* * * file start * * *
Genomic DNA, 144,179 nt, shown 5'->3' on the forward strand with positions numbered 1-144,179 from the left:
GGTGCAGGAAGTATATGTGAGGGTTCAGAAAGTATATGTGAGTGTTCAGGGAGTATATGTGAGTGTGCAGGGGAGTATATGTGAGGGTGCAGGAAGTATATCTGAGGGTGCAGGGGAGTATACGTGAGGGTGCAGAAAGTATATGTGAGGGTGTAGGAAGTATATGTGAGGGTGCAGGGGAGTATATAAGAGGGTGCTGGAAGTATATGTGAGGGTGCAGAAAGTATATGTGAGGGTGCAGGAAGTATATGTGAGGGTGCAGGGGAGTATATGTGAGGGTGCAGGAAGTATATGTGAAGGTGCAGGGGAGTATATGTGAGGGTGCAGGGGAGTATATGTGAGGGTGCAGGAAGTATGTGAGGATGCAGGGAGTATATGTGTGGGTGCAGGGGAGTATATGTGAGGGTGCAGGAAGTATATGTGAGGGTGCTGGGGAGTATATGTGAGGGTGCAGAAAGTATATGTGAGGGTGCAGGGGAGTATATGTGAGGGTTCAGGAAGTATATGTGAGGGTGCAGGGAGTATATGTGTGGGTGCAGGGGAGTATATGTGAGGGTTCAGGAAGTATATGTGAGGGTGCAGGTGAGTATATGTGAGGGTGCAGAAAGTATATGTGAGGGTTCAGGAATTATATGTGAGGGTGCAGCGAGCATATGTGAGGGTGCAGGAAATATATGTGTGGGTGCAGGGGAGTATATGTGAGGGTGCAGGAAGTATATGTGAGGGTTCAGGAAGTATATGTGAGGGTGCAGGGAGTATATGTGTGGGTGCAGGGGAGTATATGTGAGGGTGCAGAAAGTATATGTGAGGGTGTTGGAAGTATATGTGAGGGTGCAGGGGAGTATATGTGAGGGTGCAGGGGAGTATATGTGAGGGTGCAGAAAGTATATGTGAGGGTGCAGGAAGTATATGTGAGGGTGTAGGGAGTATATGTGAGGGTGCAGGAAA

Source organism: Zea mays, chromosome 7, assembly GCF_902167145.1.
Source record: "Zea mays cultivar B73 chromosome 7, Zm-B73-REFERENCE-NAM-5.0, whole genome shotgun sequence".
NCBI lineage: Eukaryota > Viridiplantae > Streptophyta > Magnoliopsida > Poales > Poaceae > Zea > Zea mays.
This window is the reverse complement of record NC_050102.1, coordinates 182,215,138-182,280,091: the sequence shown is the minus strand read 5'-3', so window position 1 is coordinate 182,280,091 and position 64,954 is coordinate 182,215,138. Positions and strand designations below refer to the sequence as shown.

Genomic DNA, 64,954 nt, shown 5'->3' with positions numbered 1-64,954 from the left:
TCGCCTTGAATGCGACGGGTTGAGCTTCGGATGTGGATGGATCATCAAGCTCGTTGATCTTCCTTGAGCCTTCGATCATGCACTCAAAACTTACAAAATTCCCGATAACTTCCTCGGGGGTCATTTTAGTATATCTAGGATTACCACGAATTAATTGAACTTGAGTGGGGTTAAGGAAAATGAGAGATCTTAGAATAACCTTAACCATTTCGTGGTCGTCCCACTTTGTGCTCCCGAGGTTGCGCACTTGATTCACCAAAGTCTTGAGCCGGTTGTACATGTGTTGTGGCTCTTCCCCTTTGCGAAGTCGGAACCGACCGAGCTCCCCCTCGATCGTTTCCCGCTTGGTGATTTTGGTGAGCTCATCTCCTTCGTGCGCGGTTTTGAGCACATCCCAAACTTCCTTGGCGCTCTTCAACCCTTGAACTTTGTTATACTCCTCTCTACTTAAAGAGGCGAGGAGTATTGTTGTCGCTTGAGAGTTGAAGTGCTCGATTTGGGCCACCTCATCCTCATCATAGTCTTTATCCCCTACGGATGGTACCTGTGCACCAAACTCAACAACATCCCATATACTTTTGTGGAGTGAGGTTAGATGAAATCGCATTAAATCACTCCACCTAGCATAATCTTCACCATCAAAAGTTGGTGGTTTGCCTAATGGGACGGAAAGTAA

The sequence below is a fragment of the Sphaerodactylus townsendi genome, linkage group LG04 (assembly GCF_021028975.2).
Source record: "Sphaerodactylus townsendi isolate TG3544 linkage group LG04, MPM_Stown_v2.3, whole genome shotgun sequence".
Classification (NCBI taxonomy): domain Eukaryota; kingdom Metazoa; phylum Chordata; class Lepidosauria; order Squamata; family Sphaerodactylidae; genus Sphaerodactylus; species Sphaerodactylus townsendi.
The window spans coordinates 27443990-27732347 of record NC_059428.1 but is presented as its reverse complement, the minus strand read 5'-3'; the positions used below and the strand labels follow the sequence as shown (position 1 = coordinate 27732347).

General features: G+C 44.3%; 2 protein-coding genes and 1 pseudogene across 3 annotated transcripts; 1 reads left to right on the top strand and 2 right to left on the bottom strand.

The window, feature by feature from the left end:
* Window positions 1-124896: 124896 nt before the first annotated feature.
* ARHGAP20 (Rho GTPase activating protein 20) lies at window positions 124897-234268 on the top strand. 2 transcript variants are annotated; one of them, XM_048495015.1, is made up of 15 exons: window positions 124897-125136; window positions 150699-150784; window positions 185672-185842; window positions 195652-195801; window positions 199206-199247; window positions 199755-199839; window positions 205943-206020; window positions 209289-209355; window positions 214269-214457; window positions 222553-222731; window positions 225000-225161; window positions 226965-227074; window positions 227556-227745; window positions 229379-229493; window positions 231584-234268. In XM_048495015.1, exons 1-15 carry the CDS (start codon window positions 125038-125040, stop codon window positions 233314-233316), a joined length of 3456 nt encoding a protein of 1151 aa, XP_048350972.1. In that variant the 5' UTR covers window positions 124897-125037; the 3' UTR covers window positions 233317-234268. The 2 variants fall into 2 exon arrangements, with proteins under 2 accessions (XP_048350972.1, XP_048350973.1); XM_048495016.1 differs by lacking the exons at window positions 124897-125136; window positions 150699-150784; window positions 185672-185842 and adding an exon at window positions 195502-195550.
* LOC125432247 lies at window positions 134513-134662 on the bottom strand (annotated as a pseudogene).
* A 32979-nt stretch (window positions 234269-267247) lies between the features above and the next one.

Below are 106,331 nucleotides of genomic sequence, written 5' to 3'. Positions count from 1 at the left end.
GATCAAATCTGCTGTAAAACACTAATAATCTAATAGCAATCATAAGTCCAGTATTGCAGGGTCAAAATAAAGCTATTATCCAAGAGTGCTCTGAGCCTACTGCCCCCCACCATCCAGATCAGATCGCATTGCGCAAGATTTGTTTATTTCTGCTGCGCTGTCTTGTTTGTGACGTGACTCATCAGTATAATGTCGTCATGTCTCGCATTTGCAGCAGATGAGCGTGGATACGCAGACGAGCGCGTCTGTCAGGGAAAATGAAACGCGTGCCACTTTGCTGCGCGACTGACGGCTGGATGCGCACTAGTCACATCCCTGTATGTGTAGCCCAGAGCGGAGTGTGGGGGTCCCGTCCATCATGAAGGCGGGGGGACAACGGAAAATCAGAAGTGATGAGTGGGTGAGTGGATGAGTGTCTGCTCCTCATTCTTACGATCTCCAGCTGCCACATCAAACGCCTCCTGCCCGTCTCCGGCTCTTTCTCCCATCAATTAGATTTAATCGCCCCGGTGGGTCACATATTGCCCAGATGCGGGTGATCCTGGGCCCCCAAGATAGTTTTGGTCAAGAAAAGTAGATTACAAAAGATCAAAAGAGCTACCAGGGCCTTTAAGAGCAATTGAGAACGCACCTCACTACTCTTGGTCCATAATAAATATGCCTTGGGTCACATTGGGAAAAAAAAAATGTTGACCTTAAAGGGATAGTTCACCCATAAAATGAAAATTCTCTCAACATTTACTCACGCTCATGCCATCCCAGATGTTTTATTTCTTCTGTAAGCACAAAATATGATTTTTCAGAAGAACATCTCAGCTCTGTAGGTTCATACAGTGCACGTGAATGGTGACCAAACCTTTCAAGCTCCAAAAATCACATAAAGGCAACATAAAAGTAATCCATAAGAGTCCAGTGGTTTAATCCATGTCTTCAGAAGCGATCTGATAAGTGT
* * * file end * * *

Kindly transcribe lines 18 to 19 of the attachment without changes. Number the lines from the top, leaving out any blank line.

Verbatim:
* A 32979-nt stretch (window positions 234269-267247) lies between the features above and the next one.

Below are 106,331 nucleotides of genomic sequence, written 5' to 3'. Positions count from 1 at the left end.